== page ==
From: "Baker, Sheila" <bakershei**At_Symbol_Here**MISSOURI.EDU>
Subject: Re: [DCHAS-L] disposal of uranium compounds
Date: Wed, 21 Aug 2013 21:52:31 +0000
Reply-To: DCHAS-L <DCHAS-L**At_Symbol_Here**MED.CORNELL.EDU>
Message-ID: C54EC2E99A5A42419E6A06C85DBA05B55DD473BA**At_Symbol_Here**

Is there any way they could be transferred to a company or university that might be able to use them even given their age instead of disposing of them? I know some research groups here that may be interested, I would just have to check with any university regulations for that amount of uranium compounds if it is possible to bring them in.


Sheila N. Baker

Assistant Professor

Department of Chemical Engineering

University of Missouri-Columbia

W2018 Lafferre Hall

Columbia, MO 65211

573-882-3691 (voice)

573-397-2361 (mobile)


"My body may be confined to this chair and I may have to speak through a computer, but my mind is free" - Stephen Hawking


From: DCHAS-L Discussion List [mailto:dchas-l**At_Symbol_Here**MED.CORNELL.EDU] On Behalf Of crean
Sent: Wednesday, August 21, 2013 4:16 PM
Subject: Re: [DCHAS-L] disposal of uranium compounds


unbelieveable -- spelling?

On Aug 21, 2013, at 8:19 AM, Laster, Willard (Lincolnshire) wrote:

We had a similar situation a few years ago.  There are companies in the Chicago area that specialize in radioactive waste, but it was going to be extremely expensive ($3000 for a few small bottles of uranium nitrate).  I actually called the Illinois State Nuclear Regulatory Commission about the problem and they were very helpful.  They reassured me that it was perfectly legal to throw the bottles into the regular trash as long as it was below a certain activity level.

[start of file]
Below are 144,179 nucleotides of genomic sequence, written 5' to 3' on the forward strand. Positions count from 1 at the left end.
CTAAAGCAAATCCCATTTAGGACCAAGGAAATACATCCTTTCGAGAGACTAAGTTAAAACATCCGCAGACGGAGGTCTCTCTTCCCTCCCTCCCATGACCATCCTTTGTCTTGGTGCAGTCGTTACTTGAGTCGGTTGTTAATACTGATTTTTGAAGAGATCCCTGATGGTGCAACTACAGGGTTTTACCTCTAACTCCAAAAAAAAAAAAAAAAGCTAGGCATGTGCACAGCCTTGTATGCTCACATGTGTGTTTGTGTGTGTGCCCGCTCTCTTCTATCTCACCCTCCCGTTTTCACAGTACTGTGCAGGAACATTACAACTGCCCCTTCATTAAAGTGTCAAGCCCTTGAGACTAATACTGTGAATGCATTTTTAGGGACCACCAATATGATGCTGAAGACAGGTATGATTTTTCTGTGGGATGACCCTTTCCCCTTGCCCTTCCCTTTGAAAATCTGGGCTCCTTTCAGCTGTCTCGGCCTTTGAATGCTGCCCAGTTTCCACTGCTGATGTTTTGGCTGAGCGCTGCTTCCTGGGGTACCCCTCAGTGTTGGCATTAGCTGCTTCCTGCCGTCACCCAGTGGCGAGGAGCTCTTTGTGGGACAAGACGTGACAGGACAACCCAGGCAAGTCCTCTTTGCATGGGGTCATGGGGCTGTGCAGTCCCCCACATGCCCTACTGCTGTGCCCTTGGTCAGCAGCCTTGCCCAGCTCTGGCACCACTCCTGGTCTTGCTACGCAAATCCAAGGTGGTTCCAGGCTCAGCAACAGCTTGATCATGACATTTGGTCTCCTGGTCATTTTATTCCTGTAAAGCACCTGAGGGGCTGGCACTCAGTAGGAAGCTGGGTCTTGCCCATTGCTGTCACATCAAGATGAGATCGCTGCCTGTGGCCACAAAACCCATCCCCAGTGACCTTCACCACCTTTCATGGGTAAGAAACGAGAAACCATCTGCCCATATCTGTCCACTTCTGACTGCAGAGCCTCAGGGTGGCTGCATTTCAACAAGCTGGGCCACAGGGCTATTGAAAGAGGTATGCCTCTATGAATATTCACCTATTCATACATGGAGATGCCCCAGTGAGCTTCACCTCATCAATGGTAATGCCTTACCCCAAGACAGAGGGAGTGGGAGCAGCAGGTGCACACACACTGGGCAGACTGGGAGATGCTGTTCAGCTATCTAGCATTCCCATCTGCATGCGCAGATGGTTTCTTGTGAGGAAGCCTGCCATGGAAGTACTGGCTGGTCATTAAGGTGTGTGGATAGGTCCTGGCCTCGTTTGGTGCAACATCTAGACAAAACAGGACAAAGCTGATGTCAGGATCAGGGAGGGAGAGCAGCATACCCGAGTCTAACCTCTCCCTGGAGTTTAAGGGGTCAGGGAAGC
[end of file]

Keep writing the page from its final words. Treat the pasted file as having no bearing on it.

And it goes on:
Willard Laster                                                   
Analytical Services Manager 


Phone:     +1 847-821-8900


From: DCHAS-L Discussion List [mailto:dchas-l**At_Symbol_Here**MED.CORNELL.EDU] On Behalf Of Strode, Kyle
Sent: Wednesday, August 21, 2013 7:46 AM
Subject: [DCHAS-L] disposal of uranium compounds


In our most recent lab pack shipment of old chemicals as hazardous waste, our disposal company took everything except two 1 lb jars of uranium nitrate and uranium acetate that have been on the shelf since the 1960s.


I'd be grateful for strategies on the proper disposal of these compounds along with companies that specialize in these types of waste. We're hoping to not break the bank.


If it is too expensive to dispose of them, are we in violation of any regulations if we keep them?


Thanks for your help!


Kyle Strode

Information in this email and any attachments is confidential and intended solely for the use of the individual(s) to whom it is addressed or otherwise directed. Please note that any views or opinions presented in this email are solely those of the author and do not necessarily represent those of the Company. Finally, the recipient should check this email and any attachments for the presence of viruses. The Company accepts no liability for any damage caused by any virus transmitted by this email. All SGS services are rendered in accordance with the applicable SGS conditions of service available on request and accessible at


Previous post   |  Top of Page   |   Next post

The content of this page reflects the personal opinion(s) of the author(s) only, not the American Chemical Society, ILPI, Safety Emporium, or any other party. Use of any information on this page is at the reader's own risk. Unauthorized reproduction of these materials is prohibited. Send questions/comments about the archive to
The maintenance and hosting of the DCHAS-L archive is provided through the generous support of Safety Emporium.